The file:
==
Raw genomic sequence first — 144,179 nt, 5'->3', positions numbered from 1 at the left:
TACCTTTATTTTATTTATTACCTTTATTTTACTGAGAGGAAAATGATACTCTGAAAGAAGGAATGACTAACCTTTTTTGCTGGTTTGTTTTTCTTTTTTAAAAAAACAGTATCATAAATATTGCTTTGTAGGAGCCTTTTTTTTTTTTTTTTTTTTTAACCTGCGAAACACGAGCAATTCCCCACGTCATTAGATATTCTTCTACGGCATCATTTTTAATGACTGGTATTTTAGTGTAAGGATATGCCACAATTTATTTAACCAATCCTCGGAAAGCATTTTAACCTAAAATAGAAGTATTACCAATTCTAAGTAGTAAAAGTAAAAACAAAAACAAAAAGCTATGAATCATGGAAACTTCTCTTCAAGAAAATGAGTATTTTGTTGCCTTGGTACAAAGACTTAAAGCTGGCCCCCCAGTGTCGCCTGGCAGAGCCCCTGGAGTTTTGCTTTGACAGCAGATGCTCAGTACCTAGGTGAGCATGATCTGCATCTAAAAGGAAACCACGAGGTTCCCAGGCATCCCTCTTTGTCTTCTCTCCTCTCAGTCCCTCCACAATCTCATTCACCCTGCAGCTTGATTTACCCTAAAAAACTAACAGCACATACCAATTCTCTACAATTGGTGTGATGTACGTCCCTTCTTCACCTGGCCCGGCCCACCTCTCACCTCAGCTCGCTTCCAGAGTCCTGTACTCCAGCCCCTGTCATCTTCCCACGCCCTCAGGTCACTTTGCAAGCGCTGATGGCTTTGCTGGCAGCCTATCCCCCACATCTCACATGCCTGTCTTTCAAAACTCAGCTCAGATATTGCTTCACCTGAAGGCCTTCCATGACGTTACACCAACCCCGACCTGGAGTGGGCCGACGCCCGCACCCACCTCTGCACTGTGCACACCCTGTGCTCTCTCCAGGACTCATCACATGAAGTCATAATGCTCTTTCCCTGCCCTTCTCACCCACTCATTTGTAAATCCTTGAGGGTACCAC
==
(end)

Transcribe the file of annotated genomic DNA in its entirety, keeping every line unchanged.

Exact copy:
Raw genomic sequence first — 144,179 nt, 5'->3', positions numbered from 1 at the left:
TACCTTTATTTTATTTATTACCTTTATTTTACTGAGAGGAAAATGATACTCTGAAAGAAGGAATGACTAACCTTTTTTGCTGGTTTGTTTTTCTTTTTTAAAAAAACAGTATCATAAATATTGCTTTGTAGGAGCCTTTTTTTTTTTTTTTTTTTTTAACCTGCGAAACACGAGCAATTCCCCACGTCATTAGATATTCTTCTACGGCATCATTTTTAATGACTGGTATTTTAGTGTAAGGATATGCCACAATTTATTTAACCAATCCTCGGAAAGCATTTTAACCTAAAATAGAAGTATTACCAATTCTAAGTAGTAAAAGTAAAAACAAAAACAAAAAGCTATGAATCATGGAAACTTCTCTTCAAGAAAATGAGTATTTTGTTGCCTTGGTACAAAGACTTAAAGCTGGCCCCCCAGTGTCGCCTGGCAGAGCCCCTGGAGTTTTGCTTTGACAGCAGATGCTCAGTACCTAGGTGAGCATGATCTGCATCTAAAAGGAAACCACGAGGTTCCCAGGCATCCCTCTTTGTCTTCTCTCCTCTCAGTCCCTCCACAATCTCATTCACCCTGCAGCTTGATTTACCCTAAAAAACTAACAGCACATACCAATTCTCTACAATTGGTGTGATGTACGTCCCTTCTTCACCTGGCCCGGCCCACCTCTCACCTCAGCTCGCTTCCAGAGTCCTGTACTCCAGCCCCTGTCATCTTCCCACGCCCTCAGGTCACTTTGCAAGCGCTGATGGCTTTGCTGGCAGCCTATCCCCCACATCTCACATGCCTGTCTTTCAAAACTCAGCTCAGATATTGCTTCACCTGAAGGCCTTCCATGACGTTACACCAACCCCGACCTGGAGTGGGCCGACGCCCGCACCCACCTCTGCACTGTGCACACCCTGTGCTCTCTCCAGGACTCATCACATGAAGTCATAATGCTCTTTCCCTGCCCTTCTCACCCACTCATTTGTAAATCCTTGAGGGTACCAC